Agua SALud: Epidemiological Study



The World Health Organization (WHO) estimates that 1/6 (1.1 billion people) of the world’s population was without access to an improved water supply in 2000.  The impact of the lack of access to water on people’s health is illustrated by the fact that the WHO has ranked the combined effects of water, sanitation, and hygiene as the 3rd leading preventable cause of disability and death in high mortality developing countries, after unsafe sex and malnutrition.  Recent estimates indicate that water, sanitation, and hygiene directly account for 2.2 million deaths each year, more than 90% of these are children under age five.


Mexico’s state of Baja California Sur (population: 489,669) consists of an arid and abrupt landscape speckled with many small rural communities with just a few cities.  Although the cities and major towns have access to fresh water, a considerable number of the smaller remote communities only have access to brackish-water wells. When possible, inhabitants of these communities travel long distances by foot or boat, to obtain the fresh water needed for their families. It is often the case that people do not have an alternative to drinking water from their brackish wells despite salinity levels well beyond those recommended by the Mexican Government and the US EPA.


With regard to sodium intake, there is a clear relationship between habitual consumption and high blood pressure levels. Population based studies have shown that lowering sodium intake is associated with a reduction of systolic blood pressure. However, the health effects associated with the consumption of high saline water remains elusive.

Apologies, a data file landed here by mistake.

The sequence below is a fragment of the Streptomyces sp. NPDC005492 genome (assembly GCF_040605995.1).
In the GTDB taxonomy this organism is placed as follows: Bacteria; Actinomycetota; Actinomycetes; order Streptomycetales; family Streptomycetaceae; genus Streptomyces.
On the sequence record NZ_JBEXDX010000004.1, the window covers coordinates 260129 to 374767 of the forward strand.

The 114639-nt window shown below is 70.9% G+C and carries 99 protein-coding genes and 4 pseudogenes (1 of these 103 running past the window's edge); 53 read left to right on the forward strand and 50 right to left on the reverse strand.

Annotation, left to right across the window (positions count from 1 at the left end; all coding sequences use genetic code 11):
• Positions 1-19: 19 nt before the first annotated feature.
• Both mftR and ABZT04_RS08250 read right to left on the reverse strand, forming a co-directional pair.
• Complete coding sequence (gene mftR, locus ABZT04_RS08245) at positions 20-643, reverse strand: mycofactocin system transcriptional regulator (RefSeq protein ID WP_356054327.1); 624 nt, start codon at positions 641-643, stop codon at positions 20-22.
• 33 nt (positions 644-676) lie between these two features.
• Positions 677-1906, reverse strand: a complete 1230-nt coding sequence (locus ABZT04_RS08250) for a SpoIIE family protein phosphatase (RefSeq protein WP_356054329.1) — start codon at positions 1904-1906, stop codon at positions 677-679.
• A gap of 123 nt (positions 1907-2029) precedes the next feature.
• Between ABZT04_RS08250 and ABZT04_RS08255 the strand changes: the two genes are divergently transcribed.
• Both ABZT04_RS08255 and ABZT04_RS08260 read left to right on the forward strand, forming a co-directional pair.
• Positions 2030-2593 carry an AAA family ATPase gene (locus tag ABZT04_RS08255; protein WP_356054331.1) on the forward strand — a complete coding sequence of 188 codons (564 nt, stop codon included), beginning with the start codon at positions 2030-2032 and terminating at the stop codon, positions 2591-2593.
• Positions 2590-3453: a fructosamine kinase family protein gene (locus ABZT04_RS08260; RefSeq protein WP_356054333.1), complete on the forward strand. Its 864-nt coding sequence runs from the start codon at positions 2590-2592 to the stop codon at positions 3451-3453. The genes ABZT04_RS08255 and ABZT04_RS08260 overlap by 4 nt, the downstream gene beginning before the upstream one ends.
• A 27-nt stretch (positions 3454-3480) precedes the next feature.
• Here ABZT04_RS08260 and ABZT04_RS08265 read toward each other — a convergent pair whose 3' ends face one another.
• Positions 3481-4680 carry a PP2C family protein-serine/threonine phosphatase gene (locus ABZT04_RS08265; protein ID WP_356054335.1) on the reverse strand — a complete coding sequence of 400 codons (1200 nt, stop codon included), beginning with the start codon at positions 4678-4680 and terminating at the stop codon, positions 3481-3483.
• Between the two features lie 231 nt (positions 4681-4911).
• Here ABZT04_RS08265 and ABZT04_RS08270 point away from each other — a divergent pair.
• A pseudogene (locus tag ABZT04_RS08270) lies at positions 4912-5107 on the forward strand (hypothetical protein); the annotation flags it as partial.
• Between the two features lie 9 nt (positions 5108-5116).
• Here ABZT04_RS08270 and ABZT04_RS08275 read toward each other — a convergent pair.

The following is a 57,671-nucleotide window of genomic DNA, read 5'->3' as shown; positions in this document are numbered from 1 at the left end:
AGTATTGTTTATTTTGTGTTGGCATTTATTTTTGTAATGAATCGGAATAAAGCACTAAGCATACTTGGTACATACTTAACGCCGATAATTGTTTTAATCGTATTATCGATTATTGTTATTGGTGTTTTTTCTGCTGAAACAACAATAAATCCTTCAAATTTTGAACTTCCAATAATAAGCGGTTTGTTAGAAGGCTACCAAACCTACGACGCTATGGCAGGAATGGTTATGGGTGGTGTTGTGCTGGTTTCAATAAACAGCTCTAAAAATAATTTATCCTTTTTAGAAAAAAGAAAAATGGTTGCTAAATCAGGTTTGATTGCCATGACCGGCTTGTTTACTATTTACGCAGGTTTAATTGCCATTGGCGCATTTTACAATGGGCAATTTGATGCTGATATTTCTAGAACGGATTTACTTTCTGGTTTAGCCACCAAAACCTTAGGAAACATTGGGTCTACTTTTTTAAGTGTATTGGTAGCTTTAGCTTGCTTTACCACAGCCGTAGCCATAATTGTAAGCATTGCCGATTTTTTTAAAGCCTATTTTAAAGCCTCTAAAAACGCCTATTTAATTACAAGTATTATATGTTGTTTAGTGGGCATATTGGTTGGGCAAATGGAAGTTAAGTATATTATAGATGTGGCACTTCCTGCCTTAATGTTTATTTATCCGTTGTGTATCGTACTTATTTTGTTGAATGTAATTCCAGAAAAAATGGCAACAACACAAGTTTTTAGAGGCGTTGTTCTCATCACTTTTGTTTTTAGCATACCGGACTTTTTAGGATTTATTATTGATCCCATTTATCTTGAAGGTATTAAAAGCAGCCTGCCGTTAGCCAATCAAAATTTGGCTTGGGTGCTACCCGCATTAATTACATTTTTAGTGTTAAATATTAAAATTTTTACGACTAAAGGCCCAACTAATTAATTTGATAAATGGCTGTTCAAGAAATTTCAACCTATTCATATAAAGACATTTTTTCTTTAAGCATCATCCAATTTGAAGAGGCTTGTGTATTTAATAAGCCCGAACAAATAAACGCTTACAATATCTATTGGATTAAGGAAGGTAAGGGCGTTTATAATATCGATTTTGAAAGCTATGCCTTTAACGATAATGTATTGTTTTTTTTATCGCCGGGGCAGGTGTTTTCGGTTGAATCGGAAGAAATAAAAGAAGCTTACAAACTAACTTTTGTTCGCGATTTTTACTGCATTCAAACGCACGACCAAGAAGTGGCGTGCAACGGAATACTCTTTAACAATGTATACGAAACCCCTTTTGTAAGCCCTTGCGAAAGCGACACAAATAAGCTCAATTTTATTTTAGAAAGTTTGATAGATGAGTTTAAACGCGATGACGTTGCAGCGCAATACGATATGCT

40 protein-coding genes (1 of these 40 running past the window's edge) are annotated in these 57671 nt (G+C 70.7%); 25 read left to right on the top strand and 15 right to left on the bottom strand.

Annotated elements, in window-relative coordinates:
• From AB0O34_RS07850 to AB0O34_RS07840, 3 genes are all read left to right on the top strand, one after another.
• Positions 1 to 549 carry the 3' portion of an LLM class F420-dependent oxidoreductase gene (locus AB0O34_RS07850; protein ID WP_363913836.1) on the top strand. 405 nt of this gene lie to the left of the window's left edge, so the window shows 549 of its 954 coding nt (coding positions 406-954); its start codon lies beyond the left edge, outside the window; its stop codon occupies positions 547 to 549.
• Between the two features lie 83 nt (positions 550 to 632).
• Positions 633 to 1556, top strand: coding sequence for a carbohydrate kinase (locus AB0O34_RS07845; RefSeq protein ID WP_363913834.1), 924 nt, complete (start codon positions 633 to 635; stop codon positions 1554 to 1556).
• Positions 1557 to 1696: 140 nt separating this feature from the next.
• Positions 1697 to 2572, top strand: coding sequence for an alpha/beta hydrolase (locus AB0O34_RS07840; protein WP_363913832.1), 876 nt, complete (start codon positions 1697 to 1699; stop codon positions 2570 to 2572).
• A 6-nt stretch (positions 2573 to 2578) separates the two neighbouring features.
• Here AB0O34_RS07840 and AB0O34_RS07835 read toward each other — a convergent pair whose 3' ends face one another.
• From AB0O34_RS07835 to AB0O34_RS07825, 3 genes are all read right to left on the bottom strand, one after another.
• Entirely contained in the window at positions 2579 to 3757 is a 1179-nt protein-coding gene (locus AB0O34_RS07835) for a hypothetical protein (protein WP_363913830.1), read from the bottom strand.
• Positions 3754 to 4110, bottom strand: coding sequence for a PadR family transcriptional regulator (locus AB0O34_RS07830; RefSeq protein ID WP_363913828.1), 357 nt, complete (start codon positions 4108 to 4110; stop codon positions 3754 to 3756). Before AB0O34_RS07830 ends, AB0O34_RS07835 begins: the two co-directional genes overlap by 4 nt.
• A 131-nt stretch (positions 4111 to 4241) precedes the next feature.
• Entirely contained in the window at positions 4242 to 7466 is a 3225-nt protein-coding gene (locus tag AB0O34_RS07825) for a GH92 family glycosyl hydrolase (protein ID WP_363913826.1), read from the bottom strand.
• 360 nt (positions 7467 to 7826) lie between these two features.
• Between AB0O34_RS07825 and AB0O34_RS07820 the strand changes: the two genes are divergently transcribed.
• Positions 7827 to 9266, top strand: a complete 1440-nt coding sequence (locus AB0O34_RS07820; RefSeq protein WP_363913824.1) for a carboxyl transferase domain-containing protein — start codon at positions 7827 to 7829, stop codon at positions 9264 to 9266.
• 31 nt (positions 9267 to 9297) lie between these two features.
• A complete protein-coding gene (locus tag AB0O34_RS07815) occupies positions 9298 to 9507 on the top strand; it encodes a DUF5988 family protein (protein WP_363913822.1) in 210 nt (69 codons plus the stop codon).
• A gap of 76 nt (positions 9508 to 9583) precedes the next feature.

There were two specific aims of the epidemiological study based on the absence of information available on the impact that consuming water of high salinity and otherwise poor quality has on blood pressure and on acute diarrheal episodes in rural communities of Baja California Sur. The first was to document the impact of water salinity on blood pressure and the second was to estimate the disease frequency of diarrhea in children under five in rural villages. Our main exposure was intake of high-saline water and the main dependent variable was hypertension. Diarrhea prevalence in children under five was assessed by using health and sanitation related questionnaires on mothers in the communities visited.



Materials and Methods